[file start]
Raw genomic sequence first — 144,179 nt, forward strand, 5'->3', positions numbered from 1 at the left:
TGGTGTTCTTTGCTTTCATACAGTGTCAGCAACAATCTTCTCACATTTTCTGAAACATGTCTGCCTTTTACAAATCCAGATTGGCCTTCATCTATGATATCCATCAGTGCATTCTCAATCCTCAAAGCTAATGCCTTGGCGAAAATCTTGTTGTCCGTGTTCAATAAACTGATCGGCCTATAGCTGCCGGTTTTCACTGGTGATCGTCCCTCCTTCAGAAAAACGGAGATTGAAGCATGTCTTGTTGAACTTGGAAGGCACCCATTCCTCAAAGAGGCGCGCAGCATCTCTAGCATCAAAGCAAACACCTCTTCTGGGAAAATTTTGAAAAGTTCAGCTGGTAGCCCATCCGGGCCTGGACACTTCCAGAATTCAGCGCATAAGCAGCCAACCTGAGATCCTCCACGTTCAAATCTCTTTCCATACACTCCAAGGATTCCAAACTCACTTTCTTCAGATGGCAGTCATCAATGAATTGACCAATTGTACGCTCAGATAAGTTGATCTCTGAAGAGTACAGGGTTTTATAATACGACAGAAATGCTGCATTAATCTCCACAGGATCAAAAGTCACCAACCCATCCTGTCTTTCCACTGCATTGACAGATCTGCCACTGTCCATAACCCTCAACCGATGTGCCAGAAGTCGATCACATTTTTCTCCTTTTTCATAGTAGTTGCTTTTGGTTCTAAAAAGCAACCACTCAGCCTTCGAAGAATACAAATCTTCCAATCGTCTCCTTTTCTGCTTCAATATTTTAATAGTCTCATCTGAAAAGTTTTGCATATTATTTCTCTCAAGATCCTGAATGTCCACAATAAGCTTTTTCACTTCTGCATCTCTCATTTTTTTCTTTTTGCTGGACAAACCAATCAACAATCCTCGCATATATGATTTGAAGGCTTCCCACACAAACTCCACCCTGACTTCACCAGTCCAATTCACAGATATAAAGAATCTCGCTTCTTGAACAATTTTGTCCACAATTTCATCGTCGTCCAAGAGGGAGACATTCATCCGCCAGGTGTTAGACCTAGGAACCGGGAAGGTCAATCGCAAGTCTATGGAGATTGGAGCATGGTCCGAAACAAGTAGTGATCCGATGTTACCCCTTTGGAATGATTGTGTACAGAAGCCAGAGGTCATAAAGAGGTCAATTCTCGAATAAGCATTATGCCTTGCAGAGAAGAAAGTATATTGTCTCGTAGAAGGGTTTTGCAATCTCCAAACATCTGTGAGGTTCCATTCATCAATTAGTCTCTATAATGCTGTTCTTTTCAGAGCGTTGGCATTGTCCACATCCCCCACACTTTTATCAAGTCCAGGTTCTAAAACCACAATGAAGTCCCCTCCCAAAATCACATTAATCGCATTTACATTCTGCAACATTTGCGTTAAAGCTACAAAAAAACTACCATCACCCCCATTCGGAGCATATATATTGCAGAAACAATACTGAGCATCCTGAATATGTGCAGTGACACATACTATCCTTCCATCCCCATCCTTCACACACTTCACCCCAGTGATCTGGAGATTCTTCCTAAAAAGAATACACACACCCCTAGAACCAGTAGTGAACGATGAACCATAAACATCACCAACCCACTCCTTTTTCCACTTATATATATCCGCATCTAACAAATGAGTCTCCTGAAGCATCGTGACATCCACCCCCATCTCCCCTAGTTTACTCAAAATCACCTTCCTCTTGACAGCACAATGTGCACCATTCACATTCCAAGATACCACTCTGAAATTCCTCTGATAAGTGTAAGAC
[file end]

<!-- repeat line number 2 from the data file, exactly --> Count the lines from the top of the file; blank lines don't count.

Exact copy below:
TGGTGTTCTTTGCTTTCATACAGTGTCAGCAACAATCTTCTCACATTTTCTGAAACATGTCTGCCTTTTACAAATCCAGATTGGCCTTCATCTATGATATCCATCAGTGCATTCTCAATCCTCAAAGCTAATGCCTTGGCGAAAATCTTGTTGTCCGTGTTCAATAAACTGATCGGCCTATAGCTGCCGGTTTTCACTGGTGATCGTCCCTCCTTCAGAAAAACGGAGATTGAAGCATGTCTTGTTGAACTTGGAAGGCACCCATTCCTCAAAGAGGCGCGCAGCATCTCTAGCATCAAAGCAAACACCTCTTCTGGGAAAATTTTGAAAAGTTCAGCTGGTAGCCCATCCGGGCCTGGACACTTCCAGAATTCAGCGCATAAGCAGCCAACCTGAGATCCTCCACGTTCAAATCTCTTTCCATACACTCCAAGGATTCCAAACTCACTTTCTTCAGATGGCAGTCATCAATGAATTGACCAATTGTACGCTCAGATAAGTTGATCTCTGAAGAGTACAGGGTTTTATAATACGACAGAAATGCTGCATTAATCTCCACAGGATCAAAAGTCACCAACCCATCCTGTCTTTCCACTGCATTGACAGATCTGCCACTGTCCATAACCCTCAACCGATGTGCCAGAAGTCGATCACATTTTTCTCCTTTTTCATAGTAGTTGCTTTTGGTTCTAAAAAGCAACCACTCAGCCTTCGAAGAATACAAATCTTCCAATCGTCTCCTTTTCTGCTTCAATATTTTAATAGTCTCATCTGAAAAGTTTTGCATATTATTTCTCTCAAGATCCTGAATGTCCACAATAAGCTTTTTCACTTCTGCATCTCTCATTTTTTTCTTTTTGCTGGACAAACCAATCAACAATCCTCGCATATATGATTTGAAGGCTTCCCACACAAACTCCACCCTGACTTCACCAGTCCAATTCACAGATATAAAGAATCTCGCTTCTTGAACAATTTTGTCCACAATTTCATCGTCGTCCAAGAGGGAGACATTCATCCGCCAGGTGTTAGACCTAGGAACCGGGAAGGTCAATCGCAAGTCTATGGAGATTGGAGCATGGTCCGAAACAAGTAGTGATCCGATGTTACCCCTTTGGAATGATTGTGTACAGAAGCCAGAGGTCATAAAGAGGTCAATTCTCGAATAAGCATTATGCCTTGCAGAGAAGAAAGTATATTGTCTCGTAGAAGGGTTTTGCAATCTCCAAACATCTGTGAGGTTCCATTCATCAATTAGTCTCTATAATGCTGTTCTTTTCAGAGCGTTGGCATTGTCCACATCCCCCACACTTTTATCAAGTCCAGGTTCTAAAACCACAATGAAGTCCCCTCCCAAAATCACATTAATCGCATTTACATTCTGCAACATTTGCGTTAAAGCTACAAAAAAACTACCATCACCCCCATTCGGAGCATATATATTGCAGAAACAATACTGAGCATCCTGAATATGTGCAGTGACACATACTATCCTTCCATCCCCATCCTTCACACACTTCACCCCAGTGATCTGGAGATTCTTCCTAAAAAGAATACACACACCCCTAGAACCAGTAGTGAACGATGAACCATAAACATCACCAACCCACTCCTTTTTCCACTTATATATATCCGCATCTAACAAATGAGTCTCCTGAAGCATCGTGACATCCACCCCCATCTCCCCTAGTTTACTCAAAATCACCTTCCTCTTGACAGCACAATGTGCACCATTCACATTCCAAGATACCACTCTGAAATTCCTCTGATAAGTGTAAGAC